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Hi folks! I'm a bit of a hardcore lurker here, and while I read much, I post little. I'd first like to commend everyone for maintaining such a fantastic community and resource for soundies everywhere! I've learnt (and continue to learn) so much from here. One thing that someone said (can't remember who) but it really stuck with me, was that in this day and age a good production mixer needs to be as knowledgable as possible about RF, and so I've been researching as much as possible and trying to come up with ways to improve my professional practice. One day soon I'll own a full Zaxcom rig to go with my Nomad, but for the time being I'm trying to hone my skills, and get the most out of what I have (G3s). I think one of the most important purchases to further this ethos was an RF explorer, which immediately gave me invaluable real-time feedback on what was happening in the spectrum nearby. I also use the FreqFinder app to help coordinate frequencies and avoid intermodulation issues, and finally have been modding my G3s with SMA connectors to use external antennas / distribution (details are in the topic about this also in the DIY group). I also purchased a bunch of Nitinol super-elastic wire and SMA male crimp connectors and have been making my own whips. So finally to the dipole adapter! I was thinking for a long time about a versatile and easily made dipole antenna (plenty of people make them quickly and easily from coax), but I wanted it to be relatively sturdy as well as compact, and I also wanted to try and have some sort of integrated Balun. I finally discovered the sleeve dipole (which uses a 1/4 wavelength sleeve around the feeder coax as both the lower half of the dipole and also acts as an integrated balun of sorts). So with a few plumbing fittings, some copper pipe and end caps and couple of SMA connecters the 4D mk1 was born! (Dave's DIY Dipole 'dapter). Key points: # - I wanted something that could be mounted almost anywhere easily so there is a 1/4" 20 mounting point epoxy'd into the bottom which fits a squillion different common mounting thingies (pic below shows it attached to a little ball head and 1/3" thread adapter on to a mic stand). # - I made it so that it is an adapter not a complete dipole - you simply screw a whip on the top and suddenly you have a dipole! I've yet to discover the effect of 'tuning' a dipole with only one half of it changing length though... However the parts are so cheap that having several for different 'blocks' would be no trouble - and maybe the thickness of the sleeve half of the dipole would increase the bandwidth a bit? # - It is also pretty easy to attach to a harness (as shown) and the top whip sits above the shoulder for a good LOS to the TXs if they are behind. Finally, I also have heaps of questions and ideas about RF and antennas that I'd like to discuss and share so perhaps this topic could also be a place where people can talk about the sort of things that aren't normally found in HAM radio texts? Cheers!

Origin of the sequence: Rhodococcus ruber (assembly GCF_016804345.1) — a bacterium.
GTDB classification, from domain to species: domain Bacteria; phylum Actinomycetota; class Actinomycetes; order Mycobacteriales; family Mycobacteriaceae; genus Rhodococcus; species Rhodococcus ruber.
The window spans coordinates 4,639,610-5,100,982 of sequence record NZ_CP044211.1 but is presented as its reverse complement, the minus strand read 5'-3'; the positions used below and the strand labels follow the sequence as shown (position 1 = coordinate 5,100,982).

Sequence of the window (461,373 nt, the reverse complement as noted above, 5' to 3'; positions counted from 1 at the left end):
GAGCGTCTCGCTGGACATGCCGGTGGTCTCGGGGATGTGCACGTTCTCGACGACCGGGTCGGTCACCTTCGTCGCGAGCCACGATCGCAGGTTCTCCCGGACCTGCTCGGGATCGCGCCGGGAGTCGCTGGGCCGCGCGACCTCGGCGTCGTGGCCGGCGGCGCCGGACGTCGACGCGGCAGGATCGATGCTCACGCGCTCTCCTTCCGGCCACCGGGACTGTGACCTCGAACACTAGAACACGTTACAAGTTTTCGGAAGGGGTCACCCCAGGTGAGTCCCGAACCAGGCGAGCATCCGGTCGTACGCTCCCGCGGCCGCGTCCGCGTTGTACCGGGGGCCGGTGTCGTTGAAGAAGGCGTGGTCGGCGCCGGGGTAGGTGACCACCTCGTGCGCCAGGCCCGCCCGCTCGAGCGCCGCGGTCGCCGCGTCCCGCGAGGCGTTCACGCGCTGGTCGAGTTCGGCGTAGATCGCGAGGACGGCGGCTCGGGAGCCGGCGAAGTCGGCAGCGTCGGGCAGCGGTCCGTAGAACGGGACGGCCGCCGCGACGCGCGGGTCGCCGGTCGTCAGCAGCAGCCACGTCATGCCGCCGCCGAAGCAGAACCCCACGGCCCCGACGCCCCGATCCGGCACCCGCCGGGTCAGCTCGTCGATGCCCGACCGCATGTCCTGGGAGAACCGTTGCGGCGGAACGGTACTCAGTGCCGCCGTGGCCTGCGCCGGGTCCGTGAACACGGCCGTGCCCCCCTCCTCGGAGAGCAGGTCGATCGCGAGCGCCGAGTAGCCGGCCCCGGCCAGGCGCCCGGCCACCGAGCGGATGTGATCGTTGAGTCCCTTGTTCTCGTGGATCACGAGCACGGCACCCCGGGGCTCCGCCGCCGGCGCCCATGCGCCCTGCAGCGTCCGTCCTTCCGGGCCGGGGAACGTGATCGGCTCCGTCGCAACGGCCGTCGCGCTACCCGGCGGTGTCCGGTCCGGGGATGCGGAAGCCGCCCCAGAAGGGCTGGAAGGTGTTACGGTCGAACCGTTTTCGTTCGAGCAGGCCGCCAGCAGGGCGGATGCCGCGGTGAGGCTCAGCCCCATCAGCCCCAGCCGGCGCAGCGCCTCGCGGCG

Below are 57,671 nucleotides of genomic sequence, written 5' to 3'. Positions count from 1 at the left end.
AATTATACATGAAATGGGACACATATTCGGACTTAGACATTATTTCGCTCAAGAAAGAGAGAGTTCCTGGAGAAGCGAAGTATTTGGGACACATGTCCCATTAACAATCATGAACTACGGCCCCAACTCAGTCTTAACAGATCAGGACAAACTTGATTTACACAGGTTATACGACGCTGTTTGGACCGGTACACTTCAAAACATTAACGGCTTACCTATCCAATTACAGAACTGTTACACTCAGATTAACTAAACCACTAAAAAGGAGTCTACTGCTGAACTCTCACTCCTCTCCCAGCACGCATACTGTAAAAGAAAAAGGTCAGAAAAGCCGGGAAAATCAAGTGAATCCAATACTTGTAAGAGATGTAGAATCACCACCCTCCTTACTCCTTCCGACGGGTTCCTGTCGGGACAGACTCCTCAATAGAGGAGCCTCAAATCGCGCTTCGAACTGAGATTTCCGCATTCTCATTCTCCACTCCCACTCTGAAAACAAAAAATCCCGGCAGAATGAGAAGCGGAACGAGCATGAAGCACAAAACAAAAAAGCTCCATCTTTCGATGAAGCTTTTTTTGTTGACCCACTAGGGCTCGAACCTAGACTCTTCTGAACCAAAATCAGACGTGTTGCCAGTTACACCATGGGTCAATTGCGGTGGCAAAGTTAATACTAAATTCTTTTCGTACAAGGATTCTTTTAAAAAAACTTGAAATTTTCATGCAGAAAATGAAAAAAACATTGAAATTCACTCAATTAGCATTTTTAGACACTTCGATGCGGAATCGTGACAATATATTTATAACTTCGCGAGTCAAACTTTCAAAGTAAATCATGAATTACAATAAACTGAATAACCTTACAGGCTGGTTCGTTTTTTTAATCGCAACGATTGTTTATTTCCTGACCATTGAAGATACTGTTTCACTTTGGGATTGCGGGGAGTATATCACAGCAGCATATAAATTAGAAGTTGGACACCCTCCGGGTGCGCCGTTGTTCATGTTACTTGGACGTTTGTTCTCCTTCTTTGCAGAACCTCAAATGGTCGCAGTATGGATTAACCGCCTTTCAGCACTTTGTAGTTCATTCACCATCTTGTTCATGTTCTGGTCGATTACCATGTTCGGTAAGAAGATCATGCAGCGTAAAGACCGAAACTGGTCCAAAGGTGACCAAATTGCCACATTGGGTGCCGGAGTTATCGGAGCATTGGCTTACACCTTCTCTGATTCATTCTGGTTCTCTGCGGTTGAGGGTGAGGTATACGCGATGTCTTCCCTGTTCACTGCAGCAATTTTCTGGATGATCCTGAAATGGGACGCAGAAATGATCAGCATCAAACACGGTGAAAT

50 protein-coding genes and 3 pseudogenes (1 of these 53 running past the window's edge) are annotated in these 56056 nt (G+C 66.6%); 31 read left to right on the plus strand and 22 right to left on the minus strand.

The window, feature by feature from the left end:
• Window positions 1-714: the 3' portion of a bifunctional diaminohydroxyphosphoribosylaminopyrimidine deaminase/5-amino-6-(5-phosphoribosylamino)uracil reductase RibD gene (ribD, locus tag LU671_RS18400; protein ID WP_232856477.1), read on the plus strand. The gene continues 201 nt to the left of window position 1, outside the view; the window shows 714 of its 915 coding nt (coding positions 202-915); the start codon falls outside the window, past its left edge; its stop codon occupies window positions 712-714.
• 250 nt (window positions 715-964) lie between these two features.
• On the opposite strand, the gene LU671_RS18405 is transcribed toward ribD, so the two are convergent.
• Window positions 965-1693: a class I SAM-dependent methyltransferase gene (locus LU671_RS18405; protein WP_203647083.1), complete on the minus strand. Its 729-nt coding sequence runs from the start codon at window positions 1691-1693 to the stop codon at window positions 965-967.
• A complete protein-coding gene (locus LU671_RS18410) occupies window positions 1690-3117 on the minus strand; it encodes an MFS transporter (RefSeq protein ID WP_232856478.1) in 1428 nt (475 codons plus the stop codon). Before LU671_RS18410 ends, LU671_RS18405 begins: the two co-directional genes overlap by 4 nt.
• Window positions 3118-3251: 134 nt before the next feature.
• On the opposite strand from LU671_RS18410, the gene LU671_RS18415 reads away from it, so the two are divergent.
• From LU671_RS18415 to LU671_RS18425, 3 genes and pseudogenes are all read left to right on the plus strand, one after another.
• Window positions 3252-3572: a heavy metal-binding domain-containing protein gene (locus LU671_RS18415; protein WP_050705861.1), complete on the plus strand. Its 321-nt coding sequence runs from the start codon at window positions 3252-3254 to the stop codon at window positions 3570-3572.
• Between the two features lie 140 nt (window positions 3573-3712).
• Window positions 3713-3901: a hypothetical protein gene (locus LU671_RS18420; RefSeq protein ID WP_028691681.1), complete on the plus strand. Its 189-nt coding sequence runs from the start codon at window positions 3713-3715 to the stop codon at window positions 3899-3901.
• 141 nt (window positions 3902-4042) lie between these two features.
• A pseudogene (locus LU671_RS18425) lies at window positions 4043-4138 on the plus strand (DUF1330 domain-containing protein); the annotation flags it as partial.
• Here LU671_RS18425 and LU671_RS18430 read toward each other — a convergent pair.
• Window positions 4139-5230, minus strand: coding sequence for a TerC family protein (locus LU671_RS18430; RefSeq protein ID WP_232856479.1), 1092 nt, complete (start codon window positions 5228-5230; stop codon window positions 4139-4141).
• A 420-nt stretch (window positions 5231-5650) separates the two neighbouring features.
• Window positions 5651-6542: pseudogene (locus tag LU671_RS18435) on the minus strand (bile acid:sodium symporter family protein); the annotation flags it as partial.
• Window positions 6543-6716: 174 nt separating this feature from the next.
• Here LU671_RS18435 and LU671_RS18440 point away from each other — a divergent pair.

We've added a series capacitor to the SNA600 to make it the "a" version. The previous version was a DC short to ground. This new capacitor makes it easier to use with the Venue receiver or others that provide a DC bias on the antenna port for powering remote, amplified antennas. Actually, the capacitor can be added with a little care to previous SNA600's. Any surface mount ceramic capacitor from 100 pF to 1000 pF can be used. If you need the cap, send name and address to email@example.com for a freebie. If we had had our Lectro heads screwed on tight, we'd have put the cap on the original design. Best Regards, Larry Fisher Lectrosonics p.s. It does not affect the antenna RF performance, good or bad.